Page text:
contend that a conversation about the politics of sexuality is at
   its most crucial time.

We went on to describe some of our goals and their intended effects:
   Our workshop neatly aligns with this year's HND theme. We believe
   that much progress has been made regarding conversations about the
   differing sexual practices, romantic relationships, and identities.
   We want to use this conference to discuss these pressing issues, in
   order to confront the continued struggles that we all face about
   sexuality. Furthermore, we believe that a conversation in and of
   itself is an action step towards a bright and prosperous Hmong
   America. Our workshop will be crucial to research in areas of
   gender and sexuality within Hmong Studies. We also hope that
   attendees who attend this workshop will acquire tools to tackle
   serious programming and curriculum concerns in education and
   classrooms, in order to promote tolerance and mutual respect for
   differences. Both presenters and attendees will be able to discuss
   these concerns with each other, and will be able to take away key
   points that will impact everyone personally and professionally in
   the future.

Once accepted and scheduled for a 75-minute session, our task became devising a format that would engage our participants and foster multiple voices. While we thought we already had identified our purposes, our planning meeting proved surprisingly generative. Perhaps the uncharted terrain of this undertaking meant that we had to consider many options to develop a format that could be both provocative and palatable. Over the course of six hours of face-to-face meeting the night before the workshop, we shared stories, anecdotes, strategies and ideas, many transgressive enough that we quickly determined that they should be kept within our small team. In the process we learned more than any of us knew individually about Hmong sexualities, and we wrestled with systematizing the cumbersome amount of material, ever more convinced that the domain of Hmong sexualities is vast and multifold. We settled on a kind of free-listing philosophy that would allow participants to build and add in response to our open-ended prompts. By the end of the night, we had generated an opening that would preface the workshop's candid content, and establish our scholarly and personal stakes in sexuality, as well as our intended format of posing questions to the participants about norms and sex acts.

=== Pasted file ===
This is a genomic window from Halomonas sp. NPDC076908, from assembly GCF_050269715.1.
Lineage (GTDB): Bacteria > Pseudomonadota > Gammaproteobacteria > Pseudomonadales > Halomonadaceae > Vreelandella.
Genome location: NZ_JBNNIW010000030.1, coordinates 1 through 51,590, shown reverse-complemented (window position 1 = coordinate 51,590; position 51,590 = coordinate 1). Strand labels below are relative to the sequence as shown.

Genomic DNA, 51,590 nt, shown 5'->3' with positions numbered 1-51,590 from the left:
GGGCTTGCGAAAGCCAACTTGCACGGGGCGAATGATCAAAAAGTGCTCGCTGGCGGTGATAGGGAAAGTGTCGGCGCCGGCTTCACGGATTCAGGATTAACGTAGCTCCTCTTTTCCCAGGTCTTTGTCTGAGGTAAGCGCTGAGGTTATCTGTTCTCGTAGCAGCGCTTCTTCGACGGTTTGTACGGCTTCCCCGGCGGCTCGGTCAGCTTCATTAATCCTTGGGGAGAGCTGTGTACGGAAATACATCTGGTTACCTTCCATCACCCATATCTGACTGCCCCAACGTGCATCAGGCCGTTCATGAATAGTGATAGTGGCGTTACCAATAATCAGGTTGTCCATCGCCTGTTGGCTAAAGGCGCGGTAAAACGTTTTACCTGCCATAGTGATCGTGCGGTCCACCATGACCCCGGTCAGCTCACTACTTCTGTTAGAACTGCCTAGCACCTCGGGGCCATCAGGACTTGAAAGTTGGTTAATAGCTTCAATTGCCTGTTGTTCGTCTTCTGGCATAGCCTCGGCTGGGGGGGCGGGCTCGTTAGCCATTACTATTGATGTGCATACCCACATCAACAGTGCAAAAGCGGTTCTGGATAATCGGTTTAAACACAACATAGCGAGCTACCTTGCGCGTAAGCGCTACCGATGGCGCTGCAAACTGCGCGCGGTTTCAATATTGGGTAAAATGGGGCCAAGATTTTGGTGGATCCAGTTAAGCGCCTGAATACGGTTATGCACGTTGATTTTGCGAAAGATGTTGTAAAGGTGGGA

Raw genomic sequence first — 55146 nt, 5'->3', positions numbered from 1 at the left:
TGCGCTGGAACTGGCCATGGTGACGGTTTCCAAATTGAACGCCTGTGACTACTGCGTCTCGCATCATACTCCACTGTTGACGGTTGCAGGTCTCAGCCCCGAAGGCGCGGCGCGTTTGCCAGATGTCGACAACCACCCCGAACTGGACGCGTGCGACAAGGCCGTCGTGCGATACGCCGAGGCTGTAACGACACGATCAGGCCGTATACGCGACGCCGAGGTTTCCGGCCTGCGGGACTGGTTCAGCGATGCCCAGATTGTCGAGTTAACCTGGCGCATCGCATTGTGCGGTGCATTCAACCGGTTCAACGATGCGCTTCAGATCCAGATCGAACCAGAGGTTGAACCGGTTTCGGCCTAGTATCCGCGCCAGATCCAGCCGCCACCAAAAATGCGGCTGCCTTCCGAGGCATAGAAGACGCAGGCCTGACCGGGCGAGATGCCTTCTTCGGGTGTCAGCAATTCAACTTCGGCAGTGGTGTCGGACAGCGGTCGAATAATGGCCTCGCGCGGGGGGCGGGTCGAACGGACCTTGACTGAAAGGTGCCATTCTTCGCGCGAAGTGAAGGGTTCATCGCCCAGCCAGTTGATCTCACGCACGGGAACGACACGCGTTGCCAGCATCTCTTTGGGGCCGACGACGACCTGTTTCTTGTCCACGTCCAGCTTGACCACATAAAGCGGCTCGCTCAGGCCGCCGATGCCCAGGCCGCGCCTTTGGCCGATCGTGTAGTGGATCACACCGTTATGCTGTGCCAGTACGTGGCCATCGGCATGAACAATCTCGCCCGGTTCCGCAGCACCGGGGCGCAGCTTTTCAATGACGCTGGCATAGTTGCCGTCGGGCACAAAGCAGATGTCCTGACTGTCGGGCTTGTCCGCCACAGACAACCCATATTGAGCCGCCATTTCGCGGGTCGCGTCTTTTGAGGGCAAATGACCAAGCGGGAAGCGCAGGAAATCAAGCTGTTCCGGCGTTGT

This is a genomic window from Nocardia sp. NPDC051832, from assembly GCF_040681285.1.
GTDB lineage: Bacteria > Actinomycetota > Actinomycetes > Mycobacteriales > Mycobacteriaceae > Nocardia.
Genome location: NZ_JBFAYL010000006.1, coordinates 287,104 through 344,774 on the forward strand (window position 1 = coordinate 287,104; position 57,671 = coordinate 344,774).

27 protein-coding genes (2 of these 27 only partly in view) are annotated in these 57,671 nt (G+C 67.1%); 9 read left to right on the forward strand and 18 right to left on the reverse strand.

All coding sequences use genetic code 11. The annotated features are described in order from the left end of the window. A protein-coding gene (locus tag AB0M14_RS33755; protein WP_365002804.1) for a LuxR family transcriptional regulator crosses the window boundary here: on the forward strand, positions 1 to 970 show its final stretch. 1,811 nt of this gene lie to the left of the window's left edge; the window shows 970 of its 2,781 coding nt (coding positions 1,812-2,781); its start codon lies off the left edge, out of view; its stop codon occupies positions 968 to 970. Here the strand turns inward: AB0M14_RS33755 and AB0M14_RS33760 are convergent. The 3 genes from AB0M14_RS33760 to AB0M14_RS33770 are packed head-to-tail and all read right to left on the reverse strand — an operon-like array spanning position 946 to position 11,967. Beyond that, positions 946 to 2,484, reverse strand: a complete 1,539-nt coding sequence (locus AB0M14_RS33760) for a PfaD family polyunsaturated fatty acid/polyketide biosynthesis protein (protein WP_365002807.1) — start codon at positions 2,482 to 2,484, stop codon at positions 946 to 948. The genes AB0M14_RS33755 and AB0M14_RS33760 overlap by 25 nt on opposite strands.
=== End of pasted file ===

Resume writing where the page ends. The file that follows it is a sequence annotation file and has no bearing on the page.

Our workshop abstract, which eventually garnered the interest of about 120 participants, had been published in the conference program as follows:
   This workshop asks difficult questions about sexuality relating to